This video show example of "Hello World" using Eclipse JDT.

Wednesday, March 18, 2015

Install Android 4.4.2 KitKat on Raspberry Pi 2 with BerryBoot v2.0

With BerryBoot (refer to the post "Install Ubuntu Linaro on Raspberry Pi 2 with BerryBoot v2.0"), we can install Android 4.4.2 KitKat on Raspberry Pi.

This video show how the Android run on Raspberry Pi 2.

But the performance is so...! Hope it can be improved soon.

Install OpenSSH server on Linaro Ubuntu on RPi 2

In order to permit remote login Linaro Ubuntu on Raspberry Pi 2 via ssh, install OpenSSH server with command:
$ sudo apt-get install openssh-server


Install GIMP on Linaro Ubuntu on RPi 2


To install GIMP on Linaro Ubuntu on Raspberry Pi 2, enter the command:
$ sudo apt-get install gimp


Install scrot on Linaro Ubuntu on RPi 2, to capture screen

In order to capture screen in Linaro Ubuntu on Raspberry Pi 2, we can install scrot with the command:
$ sudo apt-get install scrot


Tuesday, March 17, 2015

Install Ubuntu Linaro on Raspberry Pi 2 with BerryBoot v2.0

BerryBoo is a bootloader/universal operating system installer. It is a simple boot selection screen, allowing you to put multiple Linux distribution on a single SD card. In addition it allows you to put the operating system files on an external USB hard drive instead of on the SD card itself.

Berryboot for the original Raspberry Pi and for the quad-core Raspberry Pi 2 is available at http://www.berryterminal.com/doku.php/berryboot.

To install: extract the contents of the .zip file to a normal (FAT formatted) SD card, and put it in your Raspberry Pi. Once you start your Pi it will start an installer that reformats the SD card and downloads the operating systems files from the Internet.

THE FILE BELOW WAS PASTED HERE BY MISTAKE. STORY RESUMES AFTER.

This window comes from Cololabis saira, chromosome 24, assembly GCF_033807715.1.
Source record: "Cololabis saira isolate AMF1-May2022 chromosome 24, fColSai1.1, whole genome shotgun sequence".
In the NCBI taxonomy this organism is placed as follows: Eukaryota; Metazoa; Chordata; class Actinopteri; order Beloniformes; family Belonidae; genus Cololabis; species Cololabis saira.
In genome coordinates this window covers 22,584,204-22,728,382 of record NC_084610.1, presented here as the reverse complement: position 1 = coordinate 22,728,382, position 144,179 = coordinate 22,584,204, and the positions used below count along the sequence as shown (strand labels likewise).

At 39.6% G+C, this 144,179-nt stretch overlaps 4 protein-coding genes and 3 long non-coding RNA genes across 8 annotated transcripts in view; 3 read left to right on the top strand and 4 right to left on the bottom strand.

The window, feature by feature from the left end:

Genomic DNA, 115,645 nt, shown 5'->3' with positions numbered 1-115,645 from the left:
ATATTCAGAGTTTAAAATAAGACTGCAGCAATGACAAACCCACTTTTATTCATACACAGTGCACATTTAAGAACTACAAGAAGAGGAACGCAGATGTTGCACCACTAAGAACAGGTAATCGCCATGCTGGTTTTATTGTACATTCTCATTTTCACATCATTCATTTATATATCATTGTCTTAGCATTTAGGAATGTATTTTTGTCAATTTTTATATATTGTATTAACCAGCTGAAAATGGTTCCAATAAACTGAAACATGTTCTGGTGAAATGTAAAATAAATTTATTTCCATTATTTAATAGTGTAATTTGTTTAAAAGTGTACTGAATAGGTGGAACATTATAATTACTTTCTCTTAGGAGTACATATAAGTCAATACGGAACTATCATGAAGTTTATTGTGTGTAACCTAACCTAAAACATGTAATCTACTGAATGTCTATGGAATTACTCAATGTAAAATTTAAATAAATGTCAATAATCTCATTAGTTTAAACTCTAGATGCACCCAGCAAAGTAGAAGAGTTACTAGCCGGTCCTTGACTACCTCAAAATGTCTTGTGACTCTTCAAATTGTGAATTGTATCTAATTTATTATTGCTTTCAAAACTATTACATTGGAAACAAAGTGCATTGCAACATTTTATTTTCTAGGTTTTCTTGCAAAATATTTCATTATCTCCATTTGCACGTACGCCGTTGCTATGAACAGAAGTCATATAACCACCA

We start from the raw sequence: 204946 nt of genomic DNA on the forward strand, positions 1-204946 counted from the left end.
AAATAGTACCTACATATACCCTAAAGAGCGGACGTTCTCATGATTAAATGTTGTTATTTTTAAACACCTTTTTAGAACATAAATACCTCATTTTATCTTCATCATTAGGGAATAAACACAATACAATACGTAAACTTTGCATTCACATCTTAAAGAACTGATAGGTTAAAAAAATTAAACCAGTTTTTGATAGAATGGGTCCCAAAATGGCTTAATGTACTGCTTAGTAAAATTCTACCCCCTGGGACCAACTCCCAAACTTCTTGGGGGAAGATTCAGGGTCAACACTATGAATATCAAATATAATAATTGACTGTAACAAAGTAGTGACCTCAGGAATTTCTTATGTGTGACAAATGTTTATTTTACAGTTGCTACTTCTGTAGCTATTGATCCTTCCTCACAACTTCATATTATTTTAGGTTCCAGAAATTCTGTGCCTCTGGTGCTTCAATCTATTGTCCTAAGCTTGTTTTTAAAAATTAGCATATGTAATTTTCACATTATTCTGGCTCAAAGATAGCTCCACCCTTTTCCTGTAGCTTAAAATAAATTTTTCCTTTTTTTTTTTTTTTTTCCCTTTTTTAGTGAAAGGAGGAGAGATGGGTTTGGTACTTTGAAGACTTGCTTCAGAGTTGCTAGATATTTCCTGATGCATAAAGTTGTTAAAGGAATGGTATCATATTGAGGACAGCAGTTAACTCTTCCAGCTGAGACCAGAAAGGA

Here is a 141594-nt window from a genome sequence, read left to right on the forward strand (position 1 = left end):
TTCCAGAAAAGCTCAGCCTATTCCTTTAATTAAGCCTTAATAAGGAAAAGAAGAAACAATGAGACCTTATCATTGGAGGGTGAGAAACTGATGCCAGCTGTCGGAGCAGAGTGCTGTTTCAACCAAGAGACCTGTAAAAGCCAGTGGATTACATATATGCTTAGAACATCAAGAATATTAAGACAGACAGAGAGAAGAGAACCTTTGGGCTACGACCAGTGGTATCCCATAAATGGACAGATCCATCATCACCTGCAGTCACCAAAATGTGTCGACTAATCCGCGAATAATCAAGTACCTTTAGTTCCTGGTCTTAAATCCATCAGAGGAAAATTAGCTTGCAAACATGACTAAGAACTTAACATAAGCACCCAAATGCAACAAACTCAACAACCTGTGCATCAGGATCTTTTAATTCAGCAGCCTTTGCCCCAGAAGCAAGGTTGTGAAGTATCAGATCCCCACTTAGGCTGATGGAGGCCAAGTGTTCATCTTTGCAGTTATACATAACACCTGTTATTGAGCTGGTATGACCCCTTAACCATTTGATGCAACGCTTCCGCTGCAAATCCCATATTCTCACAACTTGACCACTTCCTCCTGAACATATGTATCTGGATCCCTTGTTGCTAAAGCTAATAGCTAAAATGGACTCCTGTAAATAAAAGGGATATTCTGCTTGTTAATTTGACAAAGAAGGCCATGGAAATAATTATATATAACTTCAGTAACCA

This video show booting up Raspberry Pi 2 with BerryBoot, download and install Ubuntu Linaro. Both the default user and password is "linaro".



Something to install on Linaro Ubuntu on Raspberry Pi:
- scrot, to capture screen
- GIMP image editor
- OpenSSH server



You can also try "Install Android 4.4.2 KitKat on Raspberry Pi 2 with BerryBoot v2.0".

Config WiFi for Raspberry Pi/Raspbian


This video show steps to config WiFi on Raspberry Pi 2 running Raspbian.

Read CPUs frequency of Raspberry Pi 2

There are 4 cpu core on Raspberry Pi 2. ls /sys/devices/system/cpu show 4 cpu, cpu0~cpu3. The files hold the scaling current frequency of each cpu.
/sys/devices/system/cpu/cpu0/cpufreq/scaling_cur_freq
/sys/devices/system/cpu/cpu1/cpufreq/scaling_cur_freq
/sys/devices/system/cpu/cpu2/cpufreq/scaling_cur_freq
/sys/devices/system/cpu/cpu3/cpufreq/scaling_cur_freq

Tested on Raspberry Pi 2, running Raspbian.


Get CPU load from /proc/loadavg

/proc
The proc filesystem is a pseudo-filesystem which provides an interface to kernel data structures.  It is commonly mounted at /proc.  Most of it is read-only, but some files allow kernel variables to be changed.

/proc/loadavg
The first three fields in this file are load average figures giving the number of jobs in the run queue (state R) or waiting for disk I/O (state D) averaged over 1, 5, and 15 minutes.  They are the same as the load average numbers given by uptime(1) and other programs.  The fourth field consists of two numbers separated by a slash (/).  The first of these is the number of currently runnable kernel scheduling entities (processes, threads).  The value after the slash is the number of kernel scheduling entities that currently exist on the system.  The fifth field is the PID of the process that was most recently created on the system.